FIG. 3 is a fragmentary, isometric view of a modification of the form of the invention shown in Figs. 1 and 2;
FIG. 4 is a plan view of still another form of the present invention;
FIG. 5 is a side-elevation view, partly brokenaway and sectional, corresponding to the form of the invention shown in FIG. 4; and
Referring to FIGS. 1 and 2 there is shown generally at the numeral 10 one form of the present invention which includes a generally cylindrical metallic outer shell 12 having a refractory lining 14 which is topped by a dome-like cover having a steel external sheath 18 and a refractory lining 19.
The lower half of the interior volume of the structure 12 is divided, in the case shown, into five generally pie-shaped heat-exchange sections. The five heat-exchange sections shown generally at 15 are divided by vertical refractory dividing walls 19 radiating outwardly from the center post 21. Structure 12 is maintained in upright position with the aid of I-beams 13.
Within each of the sections 15, there is a pile 15b of ceramic, generally saddle-shaped elements 17 such as those manufactured by the Norton Chemical Company under the mark "Interlox", supported on respective perforated or expanded metallic (or other suitable rigid material) plates 15a which, in turn, are fixed to the center post 21 and to the inside surfaces of the refractory wall 14. A burner 22 protrudes through sidewalls 12, 14 into the combustion chamber 20 and is supplied with natural gas or other fuel, its function being to produce within combustion chamber 20 a very high temperature, on the order of 1500° F. or thereabouts. Spaces 15c are formed below the beds into which effluent of an industrial process is introduced via input duct 11 when the associated inlet valve is open. Input duct 11 communicates with the input toroidal distribution duct 24 that is itself coupled to each of the heat-exchange sections 15 by radial feeding ducts 25 through respective valves 27. Also coupled to each of the sections 15 are radial outlet ducts 31 which communicate via valves 29 with the exhaust toroidal duct 26 that is coupled via outlet duct 28 to a centrifugal blower 30 driven by motor 32. The inlet feeders 25 and the exhaust or output ducts 31 are associated with respective inlet and outlet valves 27 and 29. The output of the centrifugal fan 30 is applied to a stack or to the ambient atmosphere.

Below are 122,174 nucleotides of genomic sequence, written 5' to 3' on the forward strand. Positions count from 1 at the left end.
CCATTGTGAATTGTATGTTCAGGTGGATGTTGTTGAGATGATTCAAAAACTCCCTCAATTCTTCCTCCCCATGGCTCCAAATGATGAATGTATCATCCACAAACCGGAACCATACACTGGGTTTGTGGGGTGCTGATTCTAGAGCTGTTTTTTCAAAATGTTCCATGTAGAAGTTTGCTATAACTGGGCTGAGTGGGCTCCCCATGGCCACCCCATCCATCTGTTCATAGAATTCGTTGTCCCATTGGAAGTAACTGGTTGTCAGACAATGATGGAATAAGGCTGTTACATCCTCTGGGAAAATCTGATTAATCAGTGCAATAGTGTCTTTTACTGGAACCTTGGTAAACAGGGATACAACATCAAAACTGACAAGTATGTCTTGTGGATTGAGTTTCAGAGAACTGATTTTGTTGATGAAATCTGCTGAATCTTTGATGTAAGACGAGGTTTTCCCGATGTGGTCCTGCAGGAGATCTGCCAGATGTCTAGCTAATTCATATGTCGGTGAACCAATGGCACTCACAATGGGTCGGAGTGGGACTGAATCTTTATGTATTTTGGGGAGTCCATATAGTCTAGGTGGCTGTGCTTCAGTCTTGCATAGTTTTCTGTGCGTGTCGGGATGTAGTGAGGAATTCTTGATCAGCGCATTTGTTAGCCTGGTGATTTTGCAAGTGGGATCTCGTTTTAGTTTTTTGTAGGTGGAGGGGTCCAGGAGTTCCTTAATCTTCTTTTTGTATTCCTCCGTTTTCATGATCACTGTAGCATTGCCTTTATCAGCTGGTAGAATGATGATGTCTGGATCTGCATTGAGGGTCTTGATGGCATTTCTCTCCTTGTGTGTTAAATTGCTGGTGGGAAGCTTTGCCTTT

In accordance with the present invention, the upper surfaces of the piles of ceramic elements 17 are separated a substantial distance from the covers 23 for each section. The covers 23 themselves have respective apertures 23a formed therein which are considerably smaller than the respective cross-sections of the beds 15b. If the covers 23 were not used but, instead, the entire top surfaces of the beds were exposed to the combustion chamber 20, the effluent at the input 11 would flow into the chamber through a bed at the rate of about 750 feet per minute. Then, after rising to the top of the bed, the effluent would seek the shortest (and lowest) path to the closest section 15 which is operating in the exhaust mode, i.e., with its inlet valve 27 closed and its outlet valve 29 open. Thus, the effluent would just surmount the dividing walls between the sections and would not reside in chamber 20 sufficiently long to be brought to the highest or very high temperature produced therein and would not be oxidized sufficiently to produce a sufficiently purified exhaust.